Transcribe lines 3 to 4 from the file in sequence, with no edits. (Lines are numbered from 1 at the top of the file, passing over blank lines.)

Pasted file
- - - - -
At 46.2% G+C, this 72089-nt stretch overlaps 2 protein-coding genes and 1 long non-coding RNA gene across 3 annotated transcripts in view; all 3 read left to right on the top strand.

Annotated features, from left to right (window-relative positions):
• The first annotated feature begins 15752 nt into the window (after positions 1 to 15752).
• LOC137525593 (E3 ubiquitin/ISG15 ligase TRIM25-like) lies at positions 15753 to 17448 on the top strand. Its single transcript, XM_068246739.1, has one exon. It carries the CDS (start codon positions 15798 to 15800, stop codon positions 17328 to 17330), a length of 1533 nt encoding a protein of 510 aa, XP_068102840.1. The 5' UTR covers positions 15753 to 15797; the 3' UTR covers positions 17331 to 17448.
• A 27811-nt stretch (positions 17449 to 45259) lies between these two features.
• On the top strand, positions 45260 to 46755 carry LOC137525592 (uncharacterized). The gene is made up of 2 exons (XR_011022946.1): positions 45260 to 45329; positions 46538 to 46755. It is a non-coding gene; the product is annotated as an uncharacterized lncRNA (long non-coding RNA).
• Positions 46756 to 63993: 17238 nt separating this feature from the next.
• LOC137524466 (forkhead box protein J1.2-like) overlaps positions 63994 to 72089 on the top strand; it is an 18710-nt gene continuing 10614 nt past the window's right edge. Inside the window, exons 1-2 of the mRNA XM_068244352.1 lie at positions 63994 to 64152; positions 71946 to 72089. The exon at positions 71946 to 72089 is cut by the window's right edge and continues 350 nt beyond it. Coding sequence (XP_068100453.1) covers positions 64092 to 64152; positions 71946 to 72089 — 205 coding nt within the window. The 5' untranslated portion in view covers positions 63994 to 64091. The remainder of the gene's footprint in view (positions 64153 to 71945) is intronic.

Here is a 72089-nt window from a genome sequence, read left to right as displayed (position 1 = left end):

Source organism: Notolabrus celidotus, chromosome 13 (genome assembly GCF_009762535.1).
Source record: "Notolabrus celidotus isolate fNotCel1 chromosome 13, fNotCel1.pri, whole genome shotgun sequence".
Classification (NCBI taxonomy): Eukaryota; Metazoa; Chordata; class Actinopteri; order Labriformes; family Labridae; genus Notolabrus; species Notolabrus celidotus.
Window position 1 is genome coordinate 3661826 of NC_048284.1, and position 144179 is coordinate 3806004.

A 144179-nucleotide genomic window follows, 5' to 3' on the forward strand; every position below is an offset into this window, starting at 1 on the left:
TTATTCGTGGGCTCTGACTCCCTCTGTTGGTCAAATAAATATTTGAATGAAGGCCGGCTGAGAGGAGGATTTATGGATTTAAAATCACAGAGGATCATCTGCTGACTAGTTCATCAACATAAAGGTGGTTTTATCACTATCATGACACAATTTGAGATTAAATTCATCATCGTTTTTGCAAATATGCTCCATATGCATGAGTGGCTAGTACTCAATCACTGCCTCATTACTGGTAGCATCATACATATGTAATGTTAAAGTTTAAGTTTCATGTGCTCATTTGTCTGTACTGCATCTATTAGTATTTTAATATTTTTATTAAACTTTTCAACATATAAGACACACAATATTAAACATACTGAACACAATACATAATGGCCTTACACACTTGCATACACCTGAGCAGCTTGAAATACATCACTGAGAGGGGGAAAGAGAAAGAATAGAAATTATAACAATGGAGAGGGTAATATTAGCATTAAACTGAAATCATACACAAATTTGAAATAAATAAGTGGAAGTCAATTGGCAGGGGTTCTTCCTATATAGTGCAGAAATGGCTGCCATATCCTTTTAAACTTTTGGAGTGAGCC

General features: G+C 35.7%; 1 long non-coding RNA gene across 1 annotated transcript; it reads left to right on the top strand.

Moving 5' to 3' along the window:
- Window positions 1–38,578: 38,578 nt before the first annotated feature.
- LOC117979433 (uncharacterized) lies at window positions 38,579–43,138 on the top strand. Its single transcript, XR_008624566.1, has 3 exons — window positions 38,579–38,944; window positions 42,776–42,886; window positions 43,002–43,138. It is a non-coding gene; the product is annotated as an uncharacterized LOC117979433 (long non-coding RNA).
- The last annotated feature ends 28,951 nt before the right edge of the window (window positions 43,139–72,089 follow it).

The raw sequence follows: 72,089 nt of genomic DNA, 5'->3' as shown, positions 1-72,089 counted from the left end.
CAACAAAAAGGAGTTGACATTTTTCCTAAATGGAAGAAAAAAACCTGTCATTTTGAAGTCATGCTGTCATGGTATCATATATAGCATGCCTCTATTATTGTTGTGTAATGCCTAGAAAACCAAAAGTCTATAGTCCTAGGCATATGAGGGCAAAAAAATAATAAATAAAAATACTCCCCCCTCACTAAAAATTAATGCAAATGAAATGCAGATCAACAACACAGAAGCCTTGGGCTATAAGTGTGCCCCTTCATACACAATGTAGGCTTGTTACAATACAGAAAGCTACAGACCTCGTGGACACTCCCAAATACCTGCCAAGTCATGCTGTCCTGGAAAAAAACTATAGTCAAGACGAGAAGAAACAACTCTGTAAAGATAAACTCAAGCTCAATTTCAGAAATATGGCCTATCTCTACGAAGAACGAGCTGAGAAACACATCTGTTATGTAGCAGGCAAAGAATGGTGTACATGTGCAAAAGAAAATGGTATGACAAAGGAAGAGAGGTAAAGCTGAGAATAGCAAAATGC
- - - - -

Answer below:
• The first annotated feature begins 15752 nt into the window (after positions 1 to 15752).
• LOC137525593 (E3 ubiquitin/ISG15 ligase TRIM25-like) lies at positions 15753 to 17448 on the top strand. Its single transcript, XM_068246739.1, has one exon. It carries the CDS (start codon positions 15798 to 15800, stop codon positions 17328 to 17330), a length of 1533 nt encoding a protein of 510 aa, XP_068102840.1. The 5' UTR covers positions 15753 to 15797; the 3' UTR covers positions 17331 to 17448.